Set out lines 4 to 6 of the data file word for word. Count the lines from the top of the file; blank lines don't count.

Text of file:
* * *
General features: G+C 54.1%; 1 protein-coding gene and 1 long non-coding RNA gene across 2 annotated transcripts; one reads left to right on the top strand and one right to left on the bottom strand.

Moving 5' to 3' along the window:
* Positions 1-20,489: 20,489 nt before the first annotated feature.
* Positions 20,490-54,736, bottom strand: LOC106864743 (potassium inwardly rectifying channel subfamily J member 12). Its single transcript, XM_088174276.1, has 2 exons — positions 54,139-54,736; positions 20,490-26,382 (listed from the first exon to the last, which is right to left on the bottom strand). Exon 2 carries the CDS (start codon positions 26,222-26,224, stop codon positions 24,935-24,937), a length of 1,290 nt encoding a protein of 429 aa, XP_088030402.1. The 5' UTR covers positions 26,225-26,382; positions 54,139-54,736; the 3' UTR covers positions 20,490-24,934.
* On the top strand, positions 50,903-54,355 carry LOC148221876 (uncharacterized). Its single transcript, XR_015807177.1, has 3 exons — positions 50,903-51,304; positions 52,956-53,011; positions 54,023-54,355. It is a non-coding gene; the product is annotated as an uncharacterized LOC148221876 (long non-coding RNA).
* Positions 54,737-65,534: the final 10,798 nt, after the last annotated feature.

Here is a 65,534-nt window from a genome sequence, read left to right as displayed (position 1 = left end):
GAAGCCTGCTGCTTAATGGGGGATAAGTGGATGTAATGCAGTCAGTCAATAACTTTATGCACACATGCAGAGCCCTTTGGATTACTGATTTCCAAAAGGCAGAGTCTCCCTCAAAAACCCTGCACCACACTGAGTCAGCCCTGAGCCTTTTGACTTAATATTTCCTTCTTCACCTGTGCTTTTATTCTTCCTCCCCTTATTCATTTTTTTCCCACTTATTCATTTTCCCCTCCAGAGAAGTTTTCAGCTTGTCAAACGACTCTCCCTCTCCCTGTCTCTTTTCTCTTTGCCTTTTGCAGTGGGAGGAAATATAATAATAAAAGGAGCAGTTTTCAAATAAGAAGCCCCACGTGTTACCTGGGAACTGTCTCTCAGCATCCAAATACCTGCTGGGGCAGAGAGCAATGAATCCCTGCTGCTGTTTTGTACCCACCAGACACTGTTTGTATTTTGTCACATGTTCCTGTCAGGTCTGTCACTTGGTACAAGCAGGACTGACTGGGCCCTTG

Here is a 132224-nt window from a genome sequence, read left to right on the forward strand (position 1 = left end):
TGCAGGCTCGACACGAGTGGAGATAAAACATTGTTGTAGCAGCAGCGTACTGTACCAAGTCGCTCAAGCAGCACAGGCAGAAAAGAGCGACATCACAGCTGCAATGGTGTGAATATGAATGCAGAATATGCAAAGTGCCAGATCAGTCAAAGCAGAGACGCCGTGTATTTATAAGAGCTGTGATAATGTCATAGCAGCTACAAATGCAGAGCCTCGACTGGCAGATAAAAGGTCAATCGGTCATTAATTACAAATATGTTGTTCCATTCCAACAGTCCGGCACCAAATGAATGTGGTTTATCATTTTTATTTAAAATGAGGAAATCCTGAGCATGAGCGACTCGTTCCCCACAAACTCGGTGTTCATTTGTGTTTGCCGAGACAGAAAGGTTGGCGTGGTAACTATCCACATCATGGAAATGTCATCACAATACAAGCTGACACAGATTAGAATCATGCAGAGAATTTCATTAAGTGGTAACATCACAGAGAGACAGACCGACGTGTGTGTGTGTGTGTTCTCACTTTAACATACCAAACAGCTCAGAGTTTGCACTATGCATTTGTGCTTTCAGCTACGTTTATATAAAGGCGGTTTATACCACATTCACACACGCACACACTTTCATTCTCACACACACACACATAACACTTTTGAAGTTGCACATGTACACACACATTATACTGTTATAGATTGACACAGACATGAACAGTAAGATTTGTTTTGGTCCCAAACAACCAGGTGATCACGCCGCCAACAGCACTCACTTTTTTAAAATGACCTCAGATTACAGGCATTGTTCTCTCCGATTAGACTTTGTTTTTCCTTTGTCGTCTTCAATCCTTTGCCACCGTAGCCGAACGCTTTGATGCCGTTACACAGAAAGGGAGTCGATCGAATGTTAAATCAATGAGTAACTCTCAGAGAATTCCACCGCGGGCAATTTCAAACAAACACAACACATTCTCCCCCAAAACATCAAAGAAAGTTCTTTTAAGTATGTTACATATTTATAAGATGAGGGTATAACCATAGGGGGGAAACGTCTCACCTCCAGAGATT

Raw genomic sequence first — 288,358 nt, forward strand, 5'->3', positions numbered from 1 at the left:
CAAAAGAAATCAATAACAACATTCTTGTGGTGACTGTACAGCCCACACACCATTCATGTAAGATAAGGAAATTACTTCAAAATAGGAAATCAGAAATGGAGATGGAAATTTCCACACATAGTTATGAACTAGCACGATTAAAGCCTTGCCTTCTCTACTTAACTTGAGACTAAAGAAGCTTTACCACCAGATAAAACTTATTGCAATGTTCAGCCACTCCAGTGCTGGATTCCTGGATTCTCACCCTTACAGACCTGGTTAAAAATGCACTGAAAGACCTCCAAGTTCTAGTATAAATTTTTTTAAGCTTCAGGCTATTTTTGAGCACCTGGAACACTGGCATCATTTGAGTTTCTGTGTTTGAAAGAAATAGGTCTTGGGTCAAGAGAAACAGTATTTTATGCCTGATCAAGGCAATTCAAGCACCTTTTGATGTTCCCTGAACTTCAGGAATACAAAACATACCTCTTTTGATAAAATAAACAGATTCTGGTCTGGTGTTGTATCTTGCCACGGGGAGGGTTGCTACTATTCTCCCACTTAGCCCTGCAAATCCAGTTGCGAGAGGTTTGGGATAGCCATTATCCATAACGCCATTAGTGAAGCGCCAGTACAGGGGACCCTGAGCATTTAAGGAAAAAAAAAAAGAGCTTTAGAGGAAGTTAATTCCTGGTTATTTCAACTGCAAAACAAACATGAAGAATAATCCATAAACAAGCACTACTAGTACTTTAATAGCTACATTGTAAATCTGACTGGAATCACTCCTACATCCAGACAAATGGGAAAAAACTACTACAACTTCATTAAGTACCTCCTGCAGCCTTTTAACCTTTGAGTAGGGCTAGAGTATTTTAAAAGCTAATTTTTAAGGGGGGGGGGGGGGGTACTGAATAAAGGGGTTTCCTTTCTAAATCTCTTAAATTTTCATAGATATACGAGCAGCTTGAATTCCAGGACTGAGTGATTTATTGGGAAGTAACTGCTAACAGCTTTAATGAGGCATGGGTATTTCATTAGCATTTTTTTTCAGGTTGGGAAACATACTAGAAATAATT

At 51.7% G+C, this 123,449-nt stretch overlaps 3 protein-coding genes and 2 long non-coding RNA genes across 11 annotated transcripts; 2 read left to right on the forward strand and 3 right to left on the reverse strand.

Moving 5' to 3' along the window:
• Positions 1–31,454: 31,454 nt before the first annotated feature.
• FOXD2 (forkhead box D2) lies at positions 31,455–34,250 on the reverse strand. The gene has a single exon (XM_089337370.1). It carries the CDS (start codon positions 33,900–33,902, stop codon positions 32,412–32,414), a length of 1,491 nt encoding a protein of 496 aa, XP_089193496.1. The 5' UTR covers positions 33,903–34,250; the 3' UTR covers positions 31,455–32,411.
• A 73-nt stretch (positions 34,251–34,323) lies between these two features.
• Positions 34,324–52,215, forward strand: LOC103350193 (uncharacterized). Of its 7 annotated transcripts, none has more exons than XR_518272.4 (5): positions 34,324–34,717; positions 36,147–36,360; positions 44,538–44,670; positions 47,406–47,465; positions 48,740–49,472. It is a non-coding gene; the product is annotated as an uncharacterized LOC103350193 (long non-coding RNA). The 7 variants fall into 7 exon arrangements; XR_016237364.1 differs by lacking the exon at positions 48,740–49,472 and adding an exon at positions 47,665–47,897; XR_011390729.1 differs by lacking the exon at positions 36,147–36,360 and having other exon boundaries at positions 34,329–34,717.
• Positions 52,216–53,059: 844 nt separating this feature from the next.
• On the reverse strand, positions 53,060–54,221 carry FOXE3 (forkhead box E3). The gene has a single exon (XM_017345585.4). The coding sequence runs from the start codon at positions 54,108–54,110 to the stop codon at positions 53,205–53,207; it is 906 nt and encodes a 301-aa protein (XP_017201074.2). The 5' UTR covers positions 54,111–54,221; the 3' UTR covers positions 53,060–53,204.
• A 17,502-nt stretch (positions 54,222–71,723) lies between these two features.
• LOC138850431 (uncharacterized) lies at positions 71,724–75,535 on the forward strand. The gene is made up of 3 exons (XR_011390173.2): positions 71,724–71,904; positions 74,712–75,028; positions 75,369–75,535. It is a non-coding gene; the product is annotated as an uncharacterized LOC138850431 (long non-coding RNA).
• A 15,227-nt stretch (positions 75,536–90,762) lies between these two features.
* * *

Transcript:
* Positions 20,490-54,736, bottom strand: LOC106864743 (potassium inwardly rectifying channel subfamily J member 12). Its single transcript, XM_088174276.1, has 2 exons — positions 54,139-54,736; positions 20,490-26,382 (listed from the first exon to the last, which is right to left on the bottom strand). Exon 2 carries the CDS (start codon positions 26,222-26,224, stop codon positions 24,935-24,937), a length of 1,290 nt encoding a protein of 429 aa, XP_088030402.1. The 5' UTR covers positions 26,225-26,382; positions 54,139-54,736; the 3' UTR covers positions 20,490-24,934.
* On the top strand, positions 50,903-54,355 carry LOC148221876 (uncharacterized). Its single transcript, XR_015807177.1, has 3 exons — positions 50,903-51,304; positions 52,956-53,011; positions 54,023-54,355. It is a non-coding gene; the product is annotated as an uncharacterized LOC148221876 (long non-coding RNA).
* Positions 54,737-65,534: the final 10,798 nt, after the last annotated feature.